“With this many different dynamic personalities, we’ve just got to put egos down and just realize the bigger picture, which is to lift people, to inspire people, have them feel something, have them feel what we know to be from God,” Van Der Beek said.
“We remind each other that we’re not creating this music,” Nelson said. “We feel inspired when we’re writing the music because it’s beyond what we could do.”
He added that they're truly dependent on God.
The men pray before every shoot.
“We prayed really hard before the helicopter picked up the piano,” Anderson said.
“That was a very sincere prayer,” Stewart interjected.
The men started laughing, referring to the filming of an African style cover of Coldplay’s “Paradise,” called “Peponi,” which they shot with singer Alex Boy on a cliff in Southern Utah.
The helicopter and piano endeavor has become wildly popular, having surpassed three million YouTube hits – and the piano did survive.
“There’s too many experiences where we’re just like, ‘Are you kidding me? That really happened that way?’” Schmidt said.
With perfect weather, perfect shots, the men recognize what they believe are many miracles in their creative process. They firmly believe God has a plan for what they’re doing but are mindful that not everyone believes as they do.
The videos have received many positive comments from self-proclaimed atheists.
"Our music is spiritual, not religious," Nelson said to put it simply.
Many people have lost hope in humanity thanks to what the media feed them, Schmidt said, "and it's just nice to be a counterweight to that. You can call it spiritual if you want, because I think it is.”
Spiritual, uplifting, happy or whatever their music becomes for people, it seems to be about hope. Hope in humanity, hope for the music industry and hope for aspiring musicians.
Van Der Beek and Nelson likened many current musical hits to Twinkies, providing a sugar rush kind of reaction, but no sustainable good feelings.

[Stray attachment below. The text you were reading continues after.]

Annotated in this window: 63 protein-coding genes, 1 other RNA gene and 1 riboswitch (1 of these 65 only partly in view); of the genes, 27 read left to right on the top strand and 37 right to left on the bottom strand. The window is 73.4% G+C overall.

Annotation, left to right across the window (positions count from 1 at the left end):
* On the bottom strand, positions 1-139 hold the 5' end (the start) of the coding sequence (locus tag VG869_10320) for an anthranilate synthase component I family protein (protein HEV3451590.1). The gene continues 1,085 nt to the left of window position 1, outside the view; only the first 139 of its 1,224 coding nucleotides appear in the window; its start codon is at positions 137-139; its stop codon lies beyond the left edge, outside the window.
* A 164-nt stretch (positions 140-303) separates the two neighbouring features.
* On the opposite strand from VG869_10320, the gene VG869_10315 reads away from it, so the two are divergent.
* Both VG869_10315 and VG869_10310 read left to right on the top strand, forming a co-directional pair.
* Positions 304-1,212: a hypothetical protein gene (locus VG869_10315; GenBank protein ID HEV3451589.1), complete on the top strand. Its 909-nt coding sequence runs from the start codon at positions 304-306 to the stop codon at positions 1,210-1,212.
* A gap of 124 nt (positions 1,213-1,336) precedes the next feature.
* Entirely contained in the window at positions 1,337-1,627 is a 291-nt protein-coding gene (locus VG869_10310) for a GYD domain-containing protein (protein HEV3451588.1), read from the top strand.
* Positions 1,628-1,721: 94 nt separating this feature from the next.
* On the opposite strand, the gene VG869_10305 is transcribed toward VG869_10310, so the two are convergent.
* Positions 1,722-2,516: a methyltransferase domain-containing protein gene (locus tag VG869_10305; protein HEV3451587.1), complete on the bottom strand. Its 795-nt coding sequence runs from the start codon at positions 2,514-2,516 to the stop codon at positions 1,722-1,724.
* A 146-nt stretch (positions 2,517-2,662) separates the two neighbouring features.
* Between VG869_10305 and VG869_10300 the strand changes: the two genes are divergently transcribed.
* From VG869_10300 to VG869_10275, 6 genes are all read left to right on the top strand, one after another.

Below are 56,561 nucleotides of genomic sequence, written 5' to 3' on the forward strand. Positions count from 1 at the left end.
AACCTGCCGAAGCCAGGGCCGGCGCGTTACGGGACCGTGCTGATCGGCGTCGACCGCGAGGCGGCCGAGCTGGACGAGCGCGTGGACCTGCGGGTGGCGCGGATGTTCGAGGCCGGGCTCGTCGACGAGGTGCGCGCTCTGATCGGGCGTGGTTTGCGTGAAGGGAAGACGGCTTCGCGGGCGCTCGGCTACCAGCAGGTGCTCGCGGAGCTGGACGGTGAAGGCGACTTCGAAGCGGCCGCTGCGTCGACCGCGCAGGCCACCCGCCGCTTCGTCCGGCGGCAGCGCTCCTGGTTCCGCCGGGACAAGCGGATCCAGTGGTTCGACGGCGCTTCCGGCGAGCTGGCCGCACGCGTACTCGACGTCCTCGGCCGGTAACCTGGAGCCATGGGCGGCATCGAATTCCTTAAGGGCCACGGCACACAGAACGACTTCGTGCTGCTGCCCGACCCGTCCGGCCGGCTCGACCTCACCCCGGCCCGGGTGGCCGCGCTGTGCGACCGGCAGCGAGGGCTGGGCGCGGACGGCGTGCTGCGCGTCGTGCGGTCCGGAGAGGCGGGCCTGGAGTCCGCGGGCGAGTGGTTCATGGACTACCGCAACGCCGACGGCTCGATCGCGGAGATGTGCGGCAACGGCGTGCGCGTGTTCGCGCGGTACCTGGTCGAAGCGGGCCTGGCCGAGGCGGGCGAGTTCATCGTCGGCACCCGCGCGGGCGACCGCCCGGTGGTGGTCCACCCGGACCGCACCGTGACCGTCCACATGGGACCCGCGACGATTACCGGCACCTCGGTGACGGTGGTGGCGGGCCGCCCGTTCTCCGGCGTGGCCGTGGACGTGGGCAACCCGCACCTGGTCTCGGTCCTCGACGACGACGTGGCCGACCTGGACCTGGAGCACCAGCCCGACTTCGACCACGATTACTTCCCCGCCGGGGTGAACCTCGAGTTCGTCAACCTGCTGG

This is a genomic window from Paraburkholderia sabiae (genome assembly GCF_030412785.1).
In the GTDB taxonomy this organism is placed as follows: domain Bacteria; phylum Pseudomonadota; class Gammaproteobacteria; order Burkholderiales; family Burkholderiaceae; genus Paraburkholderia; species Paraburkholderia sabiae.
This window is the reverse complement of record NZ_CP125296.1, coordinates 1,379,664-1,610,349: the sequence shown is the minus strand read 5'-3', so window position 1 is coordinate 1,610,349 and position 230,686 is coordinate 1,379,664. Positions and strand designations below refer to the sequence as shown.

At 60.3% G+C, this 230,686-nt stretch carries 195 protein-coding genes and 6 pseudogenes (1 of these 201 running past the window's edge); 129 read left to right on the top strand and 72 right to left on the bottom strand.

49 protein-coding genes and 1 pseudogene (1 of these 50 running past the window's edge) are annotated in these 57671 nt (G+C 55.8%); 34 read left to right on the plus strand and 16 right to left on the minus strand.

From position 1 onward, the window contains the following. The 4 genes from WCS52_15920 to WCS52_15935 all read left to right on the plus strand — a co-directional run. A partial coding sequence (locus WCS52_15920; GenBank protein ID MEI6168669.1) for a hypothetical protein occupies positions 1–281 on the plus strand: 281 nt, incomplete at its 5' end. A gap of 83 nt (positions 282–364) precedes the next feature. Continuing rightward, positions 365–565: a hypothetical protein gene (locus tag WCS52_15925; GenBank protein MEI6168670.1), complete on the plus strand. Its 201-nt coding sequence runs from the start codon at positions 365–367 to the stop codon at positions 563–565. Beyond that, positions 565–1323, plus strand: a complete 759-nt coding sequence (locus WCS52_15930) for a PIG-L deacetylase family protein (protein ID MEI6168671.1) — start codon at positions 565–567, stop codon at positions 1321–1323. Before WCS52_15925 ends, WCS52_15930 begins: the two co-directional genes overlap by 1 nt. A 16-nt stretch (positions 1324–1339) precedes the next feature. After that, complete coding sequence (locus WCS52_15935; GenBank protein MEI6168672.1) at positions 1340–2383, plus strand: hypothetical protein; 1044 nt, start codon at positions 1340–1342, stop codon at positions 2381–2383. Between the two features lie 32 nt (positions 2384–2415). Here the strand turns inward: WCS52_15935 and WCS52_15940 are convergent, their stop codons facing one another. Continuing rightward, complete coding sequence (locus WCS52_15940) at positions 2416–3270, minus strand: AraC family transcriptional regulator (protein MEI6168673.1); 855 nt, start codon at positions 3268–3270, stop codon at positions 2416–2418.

“We’re trying to put nutrition back into music a little bit,” Nelson said.
Anderson spoke excitedly about where they could be years from now – perhaps they’ll even start some knew kind of trend of impassioned instrumental music, he said.
Schmidt jumped in, turning to Nelson, and briefly changed the subject.
“The other funny thing about it is that you and I are just a couple of ugly dudes that are not trying to be cool," he said.
“That obviously can’t be,” Nelson interrupted.
The men erupted into laughter.
“There are way too many role models for hot guys out there,” he continued, between laughs. “We will be role models for the geeks out there and people that love classical music, and that’s OK.”
On a more serious role model note, Nelson said, his email inbox has been swarmed with messages from grateful parents, thanking him and Schmidt for motivating their children.
Rewards like that, Schmidt said, outshine any financial benefit they're sure is to come.
Financing is, however, necessary to keep the inspirational projects going. Most of the men have been able to quit their day jobs and focus on just The Piano Guys.
They started a “founder” program a couple of months ago, similar to the model of Kickstarter, to raise money for their endeavors. Thanks to contests, downloads and album and merchandise sales, things are going well so far, they said.